Mainstream beauty norms exclude RuPaul, a famous drag queen. Her exclusion is worth examining because through it, we see the response of beauty norms and its gatekeepers to gender non-conformance among communities of color. Simply put, beauty norms respond badly to this gender non-conformance. I present the reader with the image below created by John Cuneo following RuPaul’s interview with The Atlantic:
The inspiration of Cuneo’s image is RuPaul’s 1993 performance on the National Mall for the 1993 Gay and Lesbian March on Washington. At this performance, RuPaul wore an American flag top and performed her first major hit “Supermodel.” Please watch the first two minutes of the video and observe RuPaul’s outfit. I will assume the reader has watched the performance past this point.
The image presented by Cuneo differs from RuPaul’s presentation of herself when it comes to the presentation of racial and gendered features. Cuneo’s image applies stereotypes of black women to RuPaul, which he does by giving RuPaul “full lips and noses” (Ford, 53). RuPaul’s lips have their “fullness” exaggerated in Cuneo’s picture as in her performance, they are not anywhere near as full as portrayed in Cuneo’s image (Ford, 54).
Furthermore, Cuneo modifies RuPaul’s self-portrayal by removing the clothing that concealed her legs in the original performance. Cuneo draws legs for RuPaul, which he then draws as being wrapped around the Washington Monument. The placement of RuPaul’s legs around the Washington Monument plays on the stereotypical image of black women’s bodies as “grotesque, strange, unfeminine, and lascivious,” as does the portrayal of RuPaul’s lips (Hobson, 87).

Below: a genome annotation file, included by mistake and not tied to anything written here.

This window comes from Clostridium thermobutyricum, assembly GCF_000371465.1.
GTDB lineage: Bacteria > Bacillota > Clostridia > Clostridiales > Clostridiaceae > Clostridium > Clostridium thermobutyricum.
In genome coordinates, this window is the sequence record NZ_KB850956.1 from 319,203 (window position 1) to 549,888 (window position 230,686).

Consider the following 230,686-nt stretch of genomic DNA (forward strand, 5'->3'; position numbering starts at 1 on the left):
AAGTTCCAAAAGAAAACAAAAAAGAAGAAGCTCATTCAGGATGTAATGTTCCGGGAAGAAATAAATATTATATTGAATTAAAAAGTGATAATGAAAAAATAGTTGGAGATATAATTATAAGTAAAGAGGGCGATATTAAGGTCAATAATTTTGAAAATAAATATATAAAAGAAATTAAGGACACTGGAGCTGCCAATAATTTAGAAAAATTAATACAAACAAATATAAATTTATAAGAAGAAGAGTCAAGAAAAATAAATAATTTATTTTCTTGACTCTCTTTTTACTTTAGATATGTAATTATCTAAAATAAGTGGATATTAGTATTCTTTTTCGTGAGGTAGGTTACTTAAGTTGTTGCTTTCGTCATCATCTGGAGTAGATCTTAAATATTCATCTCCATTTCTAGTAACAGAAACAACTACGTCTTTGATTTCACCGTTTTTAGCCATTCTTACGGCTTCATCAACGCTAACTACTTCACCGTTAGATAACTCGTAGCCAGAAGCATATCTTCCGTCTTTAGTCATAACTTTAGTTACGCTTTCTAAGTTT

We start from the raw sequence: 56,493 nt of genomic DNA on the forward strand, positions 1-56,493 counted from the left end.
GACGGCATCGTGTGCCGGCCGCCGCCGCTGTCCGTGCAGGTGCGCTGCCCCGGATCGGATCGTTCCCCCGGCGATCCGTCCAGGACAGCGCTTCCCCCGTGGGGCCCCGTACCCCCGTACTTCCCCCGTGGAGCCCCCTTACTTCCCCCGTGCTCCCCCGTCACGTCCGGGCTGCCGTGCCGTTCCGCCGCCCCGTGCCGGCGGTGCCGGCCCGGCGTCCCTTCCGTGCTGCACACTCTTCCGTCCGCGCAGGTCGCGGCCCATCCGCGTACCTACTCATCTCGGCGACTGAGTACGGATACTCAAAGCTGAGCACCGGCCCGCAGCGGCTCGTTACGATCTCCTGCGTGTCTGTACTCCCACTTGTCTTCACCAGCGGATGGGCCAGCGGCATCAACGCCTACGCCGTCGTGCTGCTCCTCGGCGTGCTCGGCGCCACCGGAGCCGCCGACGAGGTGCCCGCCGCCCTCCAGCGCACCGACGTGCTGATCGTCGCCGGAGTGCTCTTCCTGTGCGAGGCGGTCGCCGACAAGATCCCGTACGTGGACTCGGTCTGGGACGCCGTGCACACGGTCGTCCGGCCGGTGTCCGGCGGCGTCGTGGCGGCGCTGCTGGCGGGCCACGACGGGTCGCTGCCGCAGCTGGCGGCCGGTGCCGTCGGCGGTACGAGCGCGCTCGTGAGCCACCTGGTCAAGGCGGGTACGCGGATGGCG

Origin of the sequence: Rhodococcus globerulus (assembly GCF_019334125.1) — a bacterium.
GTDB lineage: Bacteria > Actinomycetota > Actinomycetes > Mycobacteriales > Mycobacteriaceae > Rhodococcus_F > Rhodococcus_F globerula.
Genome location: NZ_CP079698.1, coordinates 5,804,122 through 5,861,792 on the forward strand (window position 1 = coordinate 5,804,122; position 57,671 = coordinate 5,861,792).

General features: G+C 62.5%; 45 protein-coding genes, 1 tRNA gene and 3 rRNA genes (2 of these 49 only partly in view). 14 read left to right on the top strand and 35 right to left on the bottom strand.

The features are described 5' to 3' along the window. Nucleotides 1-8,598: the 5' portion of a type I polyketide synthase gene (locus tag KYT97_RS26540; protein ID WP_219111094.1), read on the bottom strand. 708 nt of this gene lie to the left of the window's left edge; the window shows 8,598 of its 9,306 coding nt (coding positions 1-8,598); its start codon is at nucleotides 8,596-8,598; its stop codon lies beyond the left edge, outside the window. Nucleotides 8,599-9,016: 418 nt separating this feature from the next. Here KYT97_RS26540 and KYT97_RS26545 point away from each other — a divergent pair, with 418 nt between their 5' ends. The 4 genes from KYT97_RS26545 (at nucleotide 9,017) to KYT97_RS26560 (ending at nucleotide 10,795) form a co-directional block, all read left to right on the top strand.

Cuneo’s image, whether intentional or not, also comments on RuPaul’s gender non-conformance. Cuneo taps into social anxiety about “disruptive bodies” through his representation of RuPaul’s genitalia (Hobson, 88). Cuneo does so by drawing RuPaul with a perfectly tucked body which sends home the message about her womanhood. However, he paradoxically places the Washington Monument in such a spot that it can also be interpreted as a replacement for a penis. Thus, Cuneo portrays RuPaul as ‘disruptive’ due to her non-performance of gender, as both RuPaul plays both female and male gender roles. In doing this, Cuneo draws an image that appears grotesque because of RuPaul’s blackness and her gender non-conformance.
Why RuPaul is portrayed as grotesque, which paradoxically occurs within an article explaining why her drag is the perfect response to Trump, should be explored. This response occurs because RuPaul cannot sell “whiteness, modernity, sophistication, beauty, power, and wealth” (Hunter, 144). She cannot sell whiteness due to her blackness and gender non-conformance. Because of her inability to sell white-ness, RuPaul will be outside of the euro-centric beauty norms for time immemorial. She will continuously be portrayed as grotesque because of her race and her gender non-conformance, as the mainstream responds badly to non-white and non-gender conforming people.
This post will be followed with one that addresses how RuPaul responds to such purposeful exclusion, which simply put is to enforce euro-centric beauty standards on her show.
 Kornhaber, Spencer. “Why Drag is the Ultimate Retort to Trump.” The Atlantic. 2017.
 Ford, Tanisha. “Harlem’s Natural Soul: Selling Black Beauty to the Diaspora in the 1960s.” Liberated Threads: Black Women, Style, and the Global Politics of Soul. 2015.
 Hobson, Janell. “The ‘Batty’ Politic: Towards an Aesthetic of the Black Female Body.” 2003.
 Tucking is the process by which people with penises hide them during drag performances.
 Hunter, Margaret. “Buying Racial Capital: Skin-Bleaching and Cosmetic Surgery in a Globalized World.” 2011.